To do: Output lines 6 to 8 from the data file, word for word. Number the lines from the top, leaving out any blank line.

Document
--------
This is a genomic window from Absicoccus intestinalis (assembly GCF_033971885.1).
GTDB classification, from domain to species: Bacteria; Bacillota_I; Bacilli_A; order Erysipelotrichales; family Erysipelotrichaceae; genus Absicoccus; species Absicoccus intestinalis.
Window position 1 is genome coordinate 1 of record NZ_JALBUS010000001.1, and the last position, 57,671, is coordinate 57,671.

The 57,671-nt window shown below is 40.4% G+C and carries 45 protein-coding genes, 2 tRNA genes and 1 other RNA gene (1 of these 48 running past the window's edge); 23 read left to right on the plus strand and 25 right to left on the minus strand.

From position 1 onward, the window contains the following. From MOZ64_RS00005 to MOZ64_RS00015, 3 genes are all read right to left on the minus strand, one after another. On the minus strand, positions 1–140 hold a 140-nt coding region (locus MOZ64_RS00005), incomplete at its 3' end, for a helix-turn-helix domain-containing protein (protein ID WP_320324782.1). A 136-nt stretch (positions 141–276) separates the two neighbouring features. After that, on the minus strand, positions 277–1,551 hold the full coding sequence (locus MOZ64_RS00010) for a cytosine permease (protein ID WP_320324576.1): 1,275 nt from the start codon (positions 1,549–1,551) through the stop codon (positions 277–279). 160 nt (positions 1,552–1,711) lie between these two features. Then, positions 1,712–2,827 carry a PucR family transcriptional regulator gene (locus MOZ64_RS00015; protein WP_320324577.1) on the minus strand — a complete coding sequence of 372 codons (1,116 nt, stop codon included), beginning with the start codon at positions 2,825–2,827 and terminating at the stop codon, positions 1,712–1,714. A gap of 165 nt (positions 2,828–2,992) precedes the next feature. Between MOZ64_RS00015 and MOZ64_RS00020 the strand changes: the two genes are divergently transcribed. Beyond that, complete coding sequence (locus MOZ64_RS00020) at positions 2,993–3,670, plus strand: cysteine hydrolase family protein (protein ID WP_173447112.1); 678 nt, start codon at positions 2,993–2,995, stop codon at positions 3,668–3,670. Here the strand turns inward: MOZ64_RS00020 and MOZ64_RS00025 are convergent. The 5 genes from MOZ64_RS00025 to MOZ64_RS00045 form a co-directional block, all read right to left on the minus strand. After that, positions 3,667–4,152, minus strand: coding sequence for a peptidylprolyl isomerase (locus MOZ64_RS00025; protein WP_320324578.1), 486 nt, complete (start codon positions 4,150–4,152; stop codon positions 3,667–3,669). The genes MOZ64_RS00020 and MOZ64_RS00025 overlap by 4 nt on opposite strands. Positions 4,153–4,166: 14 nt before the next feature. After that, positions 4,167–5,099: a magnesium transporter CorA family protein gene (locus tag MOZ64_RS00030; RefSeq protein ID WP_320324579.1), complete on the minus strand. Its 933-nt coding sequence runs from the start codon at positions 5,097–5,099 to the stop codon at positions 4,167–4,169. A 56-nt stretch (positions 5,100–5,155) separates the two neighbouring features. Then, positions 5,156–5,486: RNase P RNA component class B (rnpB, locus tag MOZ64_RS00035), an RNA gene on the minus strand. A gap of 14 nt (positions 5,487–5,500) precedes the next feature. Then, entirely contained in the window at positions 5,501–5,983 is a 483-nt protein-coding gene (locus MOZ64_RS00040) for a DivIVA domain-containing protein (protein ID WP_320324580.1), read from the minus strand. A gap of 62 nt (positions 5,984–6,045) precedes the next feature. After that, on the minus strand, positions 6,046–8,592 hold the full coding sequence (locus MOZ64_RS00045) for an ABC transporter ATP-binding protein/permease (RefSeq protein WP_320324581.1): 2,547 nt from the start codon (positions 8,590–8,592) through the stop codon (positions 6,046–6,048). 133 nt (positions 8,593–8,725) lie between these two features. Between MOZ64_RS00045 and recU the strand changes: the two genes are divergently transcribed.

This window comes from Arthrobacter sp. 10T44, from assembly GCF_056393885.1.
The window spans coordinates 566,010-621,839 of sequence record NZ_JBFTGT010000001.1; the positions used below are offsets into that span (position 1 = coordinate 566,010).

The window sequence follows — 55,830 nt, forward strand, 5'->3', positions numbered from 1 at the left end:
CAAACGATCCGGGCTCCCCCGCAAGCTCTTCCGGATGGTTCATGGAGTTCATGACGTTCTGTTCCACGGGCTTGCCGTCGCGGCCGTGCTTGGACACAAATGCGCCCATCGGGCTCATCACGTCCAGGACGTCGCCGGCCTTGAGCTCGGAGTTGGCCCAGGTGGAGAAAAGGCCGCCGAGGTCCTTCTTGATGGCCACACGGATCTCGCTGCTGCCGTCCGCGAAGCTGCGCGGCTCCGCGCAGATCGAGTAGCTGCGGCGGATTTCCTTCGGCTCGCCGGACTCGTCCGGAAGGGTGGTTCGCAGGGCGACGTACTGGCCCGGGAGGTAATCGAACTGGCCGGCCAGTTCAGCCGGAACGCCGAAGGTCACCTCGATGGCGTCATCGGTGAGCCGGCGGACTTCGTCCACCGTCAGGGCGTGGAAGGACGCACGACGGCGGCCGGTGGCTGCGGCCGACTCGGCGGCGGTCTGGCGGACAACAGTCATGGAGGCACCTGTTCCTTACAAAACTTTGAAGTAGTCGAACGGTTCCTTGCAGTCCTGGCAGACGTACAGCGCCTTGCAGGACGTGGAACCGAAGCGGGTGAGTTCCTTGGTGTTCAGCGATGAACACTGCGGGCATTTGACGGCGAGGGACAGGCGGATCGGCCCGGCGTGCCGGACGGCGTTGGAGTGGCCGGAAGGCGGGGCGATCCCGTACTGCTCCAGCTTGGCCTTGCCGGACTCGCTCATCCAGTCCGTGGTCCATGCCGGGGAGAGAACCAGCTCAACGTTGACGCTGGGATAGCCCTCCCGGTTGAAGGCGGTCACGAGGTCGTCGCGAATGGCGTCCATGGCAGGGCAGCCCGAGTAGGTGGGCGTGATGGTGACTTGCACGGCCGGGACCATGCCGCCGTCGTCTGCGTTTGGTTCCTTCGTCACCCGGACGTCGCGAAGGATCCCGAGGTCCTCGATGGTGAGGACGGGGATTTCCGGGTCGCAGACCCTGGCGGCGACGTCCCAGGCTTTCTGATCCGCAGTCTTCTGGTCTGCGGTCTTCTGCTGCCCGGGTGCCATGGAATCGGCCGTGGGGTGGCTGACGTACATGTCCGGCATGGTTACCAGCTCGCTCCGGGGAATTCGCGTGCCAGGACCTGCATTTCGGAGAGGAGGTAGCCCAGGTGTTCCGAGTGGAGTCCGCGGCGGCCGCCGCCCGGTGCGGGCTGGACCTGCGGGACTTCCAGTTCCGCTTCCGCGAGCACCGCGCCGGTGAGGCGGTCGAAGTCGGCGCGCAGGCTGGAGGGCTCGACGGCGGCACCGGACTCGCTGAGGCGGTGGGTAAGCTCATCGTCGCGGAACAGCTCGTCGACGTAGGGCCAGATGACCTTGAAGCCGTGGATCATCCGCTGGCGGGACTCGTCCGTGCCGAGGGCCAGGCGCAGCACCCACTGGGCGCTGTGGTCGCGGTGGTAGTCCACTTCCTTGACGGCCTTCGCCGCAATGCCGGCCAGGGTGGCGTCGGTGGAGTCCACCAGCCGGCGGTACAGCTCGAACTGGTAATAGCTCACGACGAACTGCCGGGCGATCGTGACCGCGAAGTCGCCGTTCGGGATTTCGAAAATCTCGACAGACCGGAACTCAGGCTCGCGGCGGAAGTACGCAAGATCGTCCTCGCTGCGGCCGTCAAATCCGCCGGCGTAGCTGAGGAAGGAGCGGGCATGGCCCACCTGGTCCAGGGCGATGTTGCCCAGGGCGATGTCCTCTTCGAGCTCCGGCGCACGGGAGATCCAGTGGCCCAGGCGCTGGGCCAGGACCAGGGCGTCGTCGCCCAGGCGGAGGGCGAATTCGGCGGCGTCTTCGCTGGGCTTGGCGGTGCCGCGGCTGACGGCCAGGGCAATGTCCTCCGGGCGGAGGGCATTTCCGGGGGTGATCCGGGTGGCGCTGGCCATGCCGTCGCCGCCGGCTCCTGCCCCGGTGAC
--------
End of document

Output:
This window comes from Arthrobacter sp. 10T44, from assembly GCF_056393885.1.
The window spans coordinates 566,010-621,839 of sequence record NZ_JBFTGT010000001.1; the positions used below are offsets into that span (position 1 = coordinate 566,010).

The window sequence follows — 55,830 nt, forward strand, 5'->3', positions numbered from 1 at the left end: